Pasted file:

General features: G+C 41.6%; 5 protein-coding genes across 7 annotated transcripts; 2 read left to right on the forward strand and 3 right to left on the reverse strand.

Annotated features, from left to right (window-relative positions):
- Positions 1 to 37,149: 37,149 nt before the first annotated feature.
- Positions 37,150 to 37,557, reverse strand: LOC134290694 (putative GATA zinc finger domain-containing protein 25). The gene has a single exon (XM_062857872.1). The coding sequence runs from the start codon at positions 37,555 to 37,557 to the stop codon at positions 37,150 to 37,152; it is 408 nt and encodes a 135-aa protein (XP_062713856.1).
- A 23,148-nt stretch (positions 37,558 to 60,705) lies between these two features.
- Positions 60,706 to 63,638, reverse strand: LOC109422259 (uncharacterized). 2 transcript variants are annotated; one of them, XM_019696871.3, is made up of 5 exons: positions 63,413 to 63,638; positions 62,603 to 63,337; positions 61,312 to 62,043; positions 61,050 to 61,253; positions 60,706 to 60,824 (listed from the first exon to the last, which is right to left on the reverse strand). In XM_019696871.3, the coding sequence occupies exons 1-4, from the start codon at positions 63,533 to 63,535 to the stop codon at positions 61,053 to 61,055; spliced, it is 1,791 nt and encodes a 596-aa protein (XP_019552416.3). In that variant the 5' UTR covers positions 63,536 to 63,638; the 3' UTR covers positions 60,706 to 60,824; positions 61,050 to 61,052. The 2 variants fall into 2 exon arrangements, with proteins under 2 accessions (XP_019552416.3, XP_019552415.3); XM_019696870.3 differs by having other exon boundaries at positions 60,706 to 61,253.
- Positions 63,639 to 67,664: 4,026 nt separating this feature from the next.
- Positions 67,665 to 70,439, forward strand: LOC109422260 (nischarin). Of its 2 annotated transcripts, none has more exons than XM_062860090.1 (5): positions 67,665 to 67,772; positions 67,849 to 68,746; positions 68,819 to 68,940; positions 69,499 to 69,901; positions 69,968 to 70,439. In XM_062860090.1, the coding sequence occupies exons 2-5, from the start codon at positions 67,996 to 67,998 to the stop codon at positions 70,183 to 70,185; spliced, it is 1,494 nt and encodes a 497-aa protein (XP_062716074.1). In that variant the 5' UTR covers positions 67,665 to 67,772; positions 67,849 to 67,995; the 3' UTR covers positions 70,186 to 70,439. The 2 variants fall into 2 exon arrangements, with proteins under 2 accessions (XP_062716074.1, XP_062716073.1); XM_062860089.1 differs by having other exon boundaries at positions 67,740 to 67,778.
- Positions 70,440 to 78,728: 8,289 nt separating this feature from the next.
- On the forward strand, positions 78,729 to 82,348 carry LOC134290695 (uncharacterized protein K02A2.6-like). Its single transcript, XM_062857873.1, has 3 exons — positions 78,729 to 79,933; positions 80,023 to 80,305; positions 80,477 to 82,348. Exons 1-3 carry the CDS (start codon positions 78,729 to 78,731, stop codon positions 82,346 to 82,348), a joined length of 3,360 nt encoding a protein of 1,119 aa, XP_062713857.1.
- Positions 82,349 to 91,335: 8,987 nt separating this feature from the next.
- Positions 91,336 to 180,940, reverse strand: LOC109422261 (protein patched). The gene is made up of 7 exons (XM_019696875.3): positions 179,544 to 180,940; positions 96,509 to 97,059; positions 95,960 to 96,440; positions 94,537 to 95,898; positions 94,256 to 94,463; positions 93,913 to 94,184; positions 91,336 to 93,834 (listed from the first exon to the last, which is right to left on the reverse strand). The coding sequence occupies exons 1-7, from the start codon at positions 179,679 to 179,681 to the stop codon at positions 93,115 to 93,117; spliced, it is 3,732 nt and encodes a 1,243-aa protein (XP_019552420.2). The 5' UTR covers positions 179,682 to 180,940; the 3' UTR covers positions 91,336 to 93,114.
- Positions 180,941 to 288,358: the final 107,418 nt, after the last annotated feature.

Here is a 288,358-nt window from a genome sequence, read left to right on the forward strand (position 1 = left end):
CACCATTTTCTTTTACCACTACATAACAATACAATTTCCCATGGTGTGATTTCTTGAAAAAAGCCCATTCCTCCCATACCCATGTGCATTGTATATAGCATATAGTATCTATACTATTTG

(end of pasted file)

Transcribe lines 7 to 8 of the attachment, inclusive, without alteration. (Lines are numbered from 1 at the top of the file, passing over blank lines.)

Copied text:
- Positions 63,639 to 67,664: 4,026 nt separating this feature from the next.
- Positions 67,665 to 70,439, forward strand: LOC109422260 (nischarin). Of its 2 annotated transcripts, none has more exons than XM_062860090.1 (5): positions 67,665 to 67,772; positions 67,849 to 68,746; positions 68,819 to 68,940; positions 69,499 to 69,901; positions 69,968 to 70,439. In XM_062860090.1, the coding sequence occupies exons 2-5, from the start codon at positions 67,996 to 67,998 to the stop codon at positions 70,183 to 70,185; spliced, it is 1,494 nt and encodes a 497-aa protein (XP_062716074.1). In that variant the 5' UTR covers positions 67,665 to 67,772; positions 67,849 to 67,995; the 3' UTR covers positions 70,186 to 70,439. The 2 variants fall into 2 exon arrangements, with proteins under 2 accessions (XP_062716074.1, XP_062716073.1); XM_062860089.1 differs by having other exon boundaries at positions 67,740 to 67,778.